FLYING SPACE JUNK: The Early Ammonia Servicer (EAS), a refrigerator-sized piece of space junk thrown overboard from the International Space Station last year, is expected to re-enter Earth's atmosphere in late 2008 or early 2009. It should make a nice fireball. Meanwhile, you can see the EAS intact as it zips across the night sky almost as bright as the stars of the Big Dipper. Check the Simple Satellite Tracker for flyby times.
GET READY FOR THE SOLAR ECLIPSE: Consider it an overture. This morning in Iran, Mohamad Soltanolkottabi photographed the Moon tantilizingly close to the rising sun. "I went to Naghsh-e Jahan Square and took this picture in front of the Sheykh Lutfullah Mosque," he says.
Less than 24 hours from now, the sun and Moon will meet, converging to produce a solar eclipse. The narrow path of totality stretches from arctic Canada, across Greenland and Siberia, to millions of waiting eyes in populous China. NASA TV will broadcast the event beginning Friday, August 1st, at 6 am EDT. Don't miss it!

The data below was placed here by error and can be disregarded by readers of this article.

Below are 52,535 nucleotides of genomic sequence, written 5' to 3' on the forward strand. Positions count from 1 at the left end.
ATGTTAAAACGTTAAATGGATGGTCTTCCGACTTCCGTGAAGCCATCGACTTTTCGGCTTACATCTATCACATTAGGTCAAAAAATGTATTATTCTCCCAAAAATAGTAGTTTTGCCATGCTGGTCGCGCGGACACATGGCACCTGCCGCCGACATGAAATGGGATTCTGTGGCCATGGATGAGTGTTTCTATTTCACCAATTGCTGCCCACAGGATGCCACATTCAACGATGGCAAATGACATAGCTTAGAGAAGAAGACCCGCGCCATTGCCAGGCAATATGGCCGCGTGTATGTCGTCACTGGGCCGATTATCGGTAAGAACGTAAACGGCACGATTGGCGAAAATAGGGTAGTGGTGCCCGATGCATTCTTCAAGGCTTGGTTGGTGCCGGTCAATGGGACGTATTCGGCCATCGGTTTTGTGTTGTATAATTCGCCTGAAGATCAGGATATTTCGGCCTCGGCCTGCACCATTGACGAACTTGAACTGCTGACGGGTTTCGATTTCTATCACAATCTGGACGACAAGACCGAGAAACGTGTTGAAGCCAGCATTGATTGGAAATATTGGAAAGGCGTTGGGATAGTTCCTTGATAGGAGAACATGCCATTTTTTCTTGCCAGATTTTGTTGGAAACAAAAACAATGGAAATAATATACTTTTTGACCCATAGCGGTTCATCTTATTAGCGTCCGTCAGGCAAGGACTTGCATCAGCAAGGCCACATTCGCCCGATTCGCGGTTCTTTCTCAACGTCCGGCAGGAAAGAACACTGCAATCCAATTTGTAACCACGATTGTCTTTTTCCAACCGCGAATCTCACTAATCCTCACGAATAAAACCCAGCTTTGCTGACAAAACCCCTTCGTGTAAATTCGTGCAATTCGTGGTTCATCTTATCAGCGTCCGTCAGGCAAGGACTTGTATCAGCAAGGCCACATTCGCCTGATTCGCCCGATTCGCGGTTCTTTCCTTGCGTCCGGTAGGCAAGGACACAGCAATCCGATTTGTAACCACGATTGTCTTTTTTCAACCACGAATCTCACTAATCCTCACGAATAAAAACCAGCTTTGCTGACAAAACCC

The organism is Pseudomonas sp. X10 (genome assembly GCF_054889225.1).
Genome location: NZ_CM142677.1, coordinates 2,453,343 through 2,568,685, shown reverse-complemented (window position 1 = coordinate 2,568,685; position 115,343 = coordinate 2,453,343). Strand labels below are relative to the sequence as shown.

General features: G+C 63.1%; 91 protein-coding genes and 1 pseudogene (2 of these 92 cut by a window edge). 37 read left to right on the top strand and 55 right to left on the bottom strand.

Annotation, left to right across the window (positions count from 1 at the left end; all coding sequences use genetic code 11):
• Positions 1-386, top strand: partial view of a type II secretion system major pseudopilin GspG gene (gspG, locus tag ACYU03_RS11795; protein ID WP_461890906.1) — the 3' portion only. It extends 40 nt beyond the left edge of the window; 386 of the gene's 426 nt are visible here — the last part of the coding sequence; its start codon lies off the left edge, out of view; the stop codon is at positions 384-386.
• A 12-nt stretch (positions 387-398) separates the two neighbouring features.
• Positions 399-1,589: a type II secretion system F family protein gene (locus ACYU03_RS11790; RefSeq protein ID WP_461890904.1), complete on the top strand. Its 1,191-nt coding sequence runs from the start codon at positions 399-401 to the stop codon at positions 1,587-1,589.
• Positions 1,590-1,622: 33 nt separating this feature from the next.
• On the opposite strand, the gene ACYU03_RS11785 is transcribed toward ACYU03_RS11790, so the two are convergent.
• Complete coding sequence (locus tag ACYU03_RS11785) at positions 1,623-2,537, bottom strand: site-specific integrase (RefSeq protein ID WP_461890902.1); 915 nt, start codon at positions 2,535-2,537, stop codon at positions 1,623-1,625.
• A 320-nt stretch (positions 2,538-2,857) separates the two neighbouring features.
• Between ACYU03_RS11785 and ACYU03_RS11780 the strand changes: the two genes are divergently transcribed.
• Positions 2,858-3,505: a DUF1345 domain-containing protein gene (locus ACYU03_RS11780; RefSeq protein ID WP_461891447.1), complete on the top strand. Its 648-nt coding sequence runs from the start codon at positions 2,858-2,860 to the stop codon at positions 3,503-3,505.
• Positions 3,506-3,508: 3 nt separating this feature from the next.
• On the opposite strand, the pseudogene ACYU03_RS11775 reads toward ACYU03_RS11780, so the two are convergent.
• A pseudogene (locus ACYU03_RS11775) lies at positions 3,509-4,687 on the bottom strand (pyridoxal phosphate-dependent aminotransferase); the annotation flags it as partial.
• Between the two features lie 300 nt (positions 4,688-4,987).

OVER THE HORIZON: NASA's STEREO-B spacecraft has beamed back a movie of a spectacular eruption on the sun's eastern limb. Click on the image to launch a 6 MB mpeg:
The movie spans a two day period, July 12-14, and shows a blob of gas five times the size of Earth being hurled away from the sun. Earth was not in the "line of fire" so no geomagnetic storms or auroras resulted from the blast.
Astronomers on Earth witnessed only the upper regions of the explosion. From our point of view, the action took place over the sun's horizon. STEREO-B, however, has a different point of view. STEREO-B shares Earth's orbit around the sun (approximately), but lags behind Earth by about 30 degrees. This allows the spacecraft to see "around the bend," revealing solar activity hidden from terrestrial eyes.
Seeing the hidden side of the sun is just one of many benefits of the ongoing STEREO mission; learn more from nasa.gov.
2008 Noctilucent Cloud Gallery
[Strange Clouds] [Sky Cameras]